The Prince of Wales has suggested that to combat organised gangs in the illegal wildlife trade countries should take back their "ill-gotten gains".
Charles's comments came as he gave a major speech at a conference of world leaders gathered to tackle the threat to endangered animals like tigers, elephants and rhinos.
With his sons the Duke of Cambridge and Prince Harry by his side, the Prince told the summit that the scale of the poaching crisis had reached "unimaginable heights" in certain countries, and there was "not a moment to lose" to safeguard threatened species.
Charles, a long-term campaigner on wildlife conservation, praised the leaders and foreign government ministers for meeting at Lancaster House in London to address the issue.
He said: "Today, if I may say so, you are breaking new ground by coming together and committing - at high levels never before seen at a conference on this topic - to take urgent action to put a stop to this trade, which has become a grave threat not only to the wildlife and the people who protect them, but also to the security of nations."
He added: "Next month, I hope it will be possible to convene a meeting to encourage governments, banks, accounting firms, security agencies and others to make greater use of financial tools to tackle organised crime engaged in the illegal wildlife trade.
"As many experts are telling us, if we 'follow the money' and take back organised crime's ill-gotten gains - now done of course to combat trafficking in drugs, weapons and people - we can send a strong message to criminals that there are serious consequences when they kill endangered wildlife for profit."
Charles told the delegates he played a part in helping to bring them together after a group of African leaders, including president Ali Bongo Ondimba of Gabon, who is attending the conference, contacted him for help.
He said: "The situation they described was indeed dire. The scale of the poaching crisis their countries were facing had reached unimaginable heights.
"Organised gangs, terrorist groups and militia were slaughtering ever greater numbers of elephants for their ivory and rhinoceros for their horns. Most threatened of all, they said, is the elephant - an integral part of the ecological and social fabric of the African continent and a keystone species."
The Prince said Asia's wildlife was also being decimated but he gave an example of how successful anti-poaching campaigns could have results.
He said: "Late in the last decade, an aggressive public campaign led by WildAid and Chinese athlete Yao Ming - combined with government bans on the use of shark fin soup at government functions - caused a dramatic drop in public demand for the product."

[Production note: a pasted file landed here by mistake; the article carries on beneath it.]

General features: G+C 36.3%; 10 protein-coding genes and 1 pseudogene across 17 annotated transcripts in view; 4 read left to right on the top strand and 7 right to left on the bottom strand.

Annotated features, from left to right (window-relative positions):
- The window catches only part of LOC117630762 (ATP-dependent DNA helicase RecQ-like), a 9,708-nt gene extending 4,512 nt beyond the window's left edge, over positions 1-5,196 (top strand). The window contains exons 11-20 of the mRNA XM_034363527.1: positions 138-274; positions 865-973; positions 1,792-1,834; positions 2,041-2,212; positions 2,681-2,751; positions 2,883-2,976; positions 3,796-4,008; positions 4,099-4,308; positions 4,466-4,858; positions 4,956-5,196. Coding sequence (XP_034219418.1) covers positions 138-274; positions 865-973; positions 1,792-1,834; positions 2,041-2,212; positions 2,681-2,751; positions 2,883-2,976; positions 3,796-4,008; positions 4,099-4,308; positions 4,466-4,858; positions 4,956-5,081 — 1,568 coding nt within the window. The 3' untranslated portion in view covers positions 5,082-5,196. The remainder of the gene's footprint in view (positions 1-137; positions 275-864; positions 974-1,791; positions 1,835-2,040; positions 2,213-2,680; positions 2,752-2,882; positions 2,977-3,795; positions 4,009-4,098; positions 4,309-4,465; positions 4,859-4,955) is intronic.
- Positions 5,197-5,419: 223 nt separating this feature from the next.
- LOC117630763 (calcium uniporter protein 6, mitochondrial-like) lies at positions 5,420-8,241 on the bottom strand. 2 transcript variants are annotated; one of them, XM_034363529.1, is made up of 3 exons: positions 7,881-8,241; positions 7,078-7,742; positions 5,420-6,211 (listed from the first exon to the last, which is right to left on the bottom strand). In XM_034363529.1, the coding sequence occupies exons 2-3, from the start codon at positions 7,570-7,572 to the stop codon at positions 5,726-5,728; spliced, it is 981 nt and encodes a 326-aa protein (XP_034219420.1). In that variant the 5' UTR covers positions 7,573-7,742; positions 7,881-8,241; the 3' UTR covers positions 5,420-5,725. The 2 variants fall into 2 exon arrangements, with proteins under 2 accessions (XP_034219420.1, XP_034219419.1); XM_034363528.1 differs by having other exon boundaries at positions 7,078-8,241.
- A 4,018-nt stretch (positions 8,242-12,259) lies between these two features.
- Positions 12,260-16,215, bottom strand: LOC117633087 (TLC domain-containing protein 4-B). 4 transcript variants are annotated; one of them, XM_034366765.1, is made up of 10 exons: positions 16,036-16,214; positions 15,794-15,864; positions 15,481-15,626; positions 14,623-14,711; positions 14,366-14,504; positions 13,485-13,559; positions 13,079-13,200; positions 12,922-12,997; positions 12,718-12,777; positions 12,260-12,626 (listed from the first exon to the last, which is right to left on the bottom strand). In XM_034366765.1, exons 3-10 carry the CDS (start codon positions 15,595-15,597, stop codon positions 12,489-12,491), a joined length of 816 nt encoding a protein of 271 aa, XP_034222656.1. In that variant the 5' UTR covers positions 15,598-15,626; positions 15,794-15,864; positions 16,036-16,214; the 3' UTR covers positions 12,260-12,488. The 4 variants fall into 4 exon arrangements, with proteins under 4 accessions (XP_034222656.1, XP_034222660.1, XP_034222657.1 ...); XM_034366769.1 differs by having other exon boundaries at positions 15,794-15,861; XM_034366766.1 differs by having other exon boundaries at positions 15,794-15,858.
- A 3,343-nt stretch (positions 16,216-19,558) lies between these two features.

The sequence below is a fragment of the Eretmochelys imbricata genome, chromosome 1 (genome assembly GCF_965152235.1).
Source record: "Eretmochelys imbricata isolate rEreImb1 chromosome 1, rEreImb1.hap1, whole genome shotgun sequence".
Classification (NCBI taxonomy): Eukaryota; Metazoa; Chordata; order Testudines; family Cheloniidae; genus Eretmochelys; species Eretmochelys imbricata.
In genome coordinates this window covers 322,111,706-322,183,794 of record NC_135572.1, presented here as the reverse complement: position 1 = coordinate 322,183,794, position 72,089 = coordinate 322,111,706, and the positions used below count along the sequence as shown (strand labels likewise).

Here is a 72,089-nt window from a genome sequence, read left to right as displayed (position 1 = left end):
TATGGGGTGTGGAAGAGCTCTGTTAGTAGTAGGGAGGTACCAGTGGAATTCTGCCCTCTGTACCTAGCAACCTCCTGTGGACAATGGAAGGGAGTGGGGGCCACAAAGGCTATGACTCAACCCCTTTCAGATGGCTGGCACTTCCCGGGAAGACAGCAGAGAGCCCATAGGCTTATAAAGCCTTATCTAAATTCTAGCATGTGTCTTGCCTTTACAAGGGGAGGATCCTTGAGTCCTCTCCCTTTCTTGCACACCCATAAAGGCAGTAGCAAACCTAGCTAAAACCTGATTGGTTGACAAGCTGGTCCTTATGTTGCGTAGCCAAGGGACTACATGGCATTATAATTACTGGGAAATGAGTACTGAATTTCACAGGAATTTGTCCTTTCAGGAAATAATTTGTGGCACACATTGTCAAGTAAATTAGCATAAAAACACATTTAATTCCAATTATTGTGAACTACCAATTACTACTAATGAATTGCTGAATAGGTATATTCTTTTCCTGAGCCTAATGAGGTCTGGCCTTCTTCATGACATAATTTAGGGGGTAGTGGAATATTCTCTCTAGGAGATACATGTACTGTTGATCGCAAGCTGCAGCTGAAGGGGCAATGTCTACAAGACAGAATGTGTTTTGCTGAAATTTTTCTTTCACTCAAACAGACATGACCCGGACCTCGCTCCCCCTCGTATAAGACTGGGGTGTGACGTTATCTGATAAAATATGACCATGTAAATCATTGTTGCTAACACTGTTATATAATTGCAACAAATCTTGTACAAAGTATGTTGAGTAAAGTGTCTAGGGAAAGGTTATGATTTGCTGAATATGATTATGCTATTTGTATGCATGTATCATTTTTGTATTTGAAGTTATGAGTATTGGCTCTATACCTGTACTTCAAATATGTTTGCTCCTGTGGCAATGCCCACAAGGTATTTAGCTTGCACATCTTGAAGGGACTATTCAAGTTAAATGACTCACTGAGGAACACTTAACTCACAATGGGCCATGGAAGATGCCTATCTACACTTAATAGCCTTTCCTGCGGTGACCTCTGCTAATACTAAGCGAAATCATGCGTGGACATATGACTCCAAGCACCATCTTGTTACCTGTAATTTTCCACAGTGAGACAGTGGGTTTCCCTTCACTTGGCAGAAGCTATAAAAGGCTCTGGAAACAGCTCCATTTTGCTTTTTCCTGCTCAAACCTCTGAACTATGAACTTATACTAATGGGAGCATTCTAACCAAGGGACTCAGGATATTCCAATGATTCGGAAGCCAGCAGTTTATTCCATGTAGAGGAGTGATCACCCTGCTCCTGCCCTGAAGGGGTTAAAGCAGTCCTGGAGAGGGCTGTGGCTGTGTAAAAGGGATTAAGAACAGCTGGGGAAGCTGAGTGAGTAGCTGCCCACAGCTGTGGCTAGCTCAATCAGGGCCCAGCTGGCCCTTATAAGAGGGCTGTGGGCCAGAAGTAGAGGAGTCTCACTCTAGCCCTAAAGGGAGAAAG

The Prince concluded by saying: "There is not a moment to lose if we are to save species whose loss will not only diminish us all, but also expose their abandoned habitat to ever greater risk of destruction, with dire consequences for humanity."
William and Charles have played a major role in a series of wildlife conservation initiatives this week.
The Duke addressed a symposium of leading conservationists gathered by his United for Wildlife umbrella organisation yesterday, and the royal father and son have starred in a video calling on the world to turn its back on illegally traded animal parts like ivory and rhino horn.
Prime Minister David Cameron was due to speak at the conference but his attendance was cut short so he could focus on the flooding in southern England.
Mr Cameron dropped in at the summit but did not pose with the delegates and the royals for a "family photo", and met leaders behind the scenes.
Before the day-long conference began Charles, William and Harry were shown a display of seized animal parts, from a tiger head and skin and rhino horn to bear bile and the skin of a Nile crocodile.
Grant Miller, a senior officer with the Border Force, told the royal party about a recent seizure of ivory hidden in ball bearing parts and 12 live San Salvador rock iguanas from the Bahamas found in the luggage of two passengers stopped at Heathrow Airport.
He said later: "These are critically endangered. If you had a breeding pair they would be priceless - better than finding a tiger in a suitcase."
It is hoped that the nations will sign a declaration that will commit them to a range of goals to combat poaching and illegal trade in animal parts.
In a short address Foreign Secretary William Hague outlined the steps the conference would agree to take to tackle the "unprecedented crisis".
He said there was "some evidence to show how insurgent or terrorist groups can benefit from the trade" in endangered species, but the conference would result in a "powerful declaration that will demonstrate to the world that we will not tolerate this abhorrent trade".
The governments present would commit themselves to "renounce the use of any products from species threatened with extinction". They would also support the ban on the trade in elephant ivory until the survival of animals in the wild is no longer threatened by poaching.
Mr Hague said the countries represented would "commit ourselves to treat poaching and trafficking as a serious, organised crime in the same category as drugs, arms or people trafficking".
He said: "Poachers think they can act with impunity. We will show them they are wrong.
"There should be no weak link, we will all seek out those who commit these atrocious acts and use the full force of our national and international laws to break these criminal empires."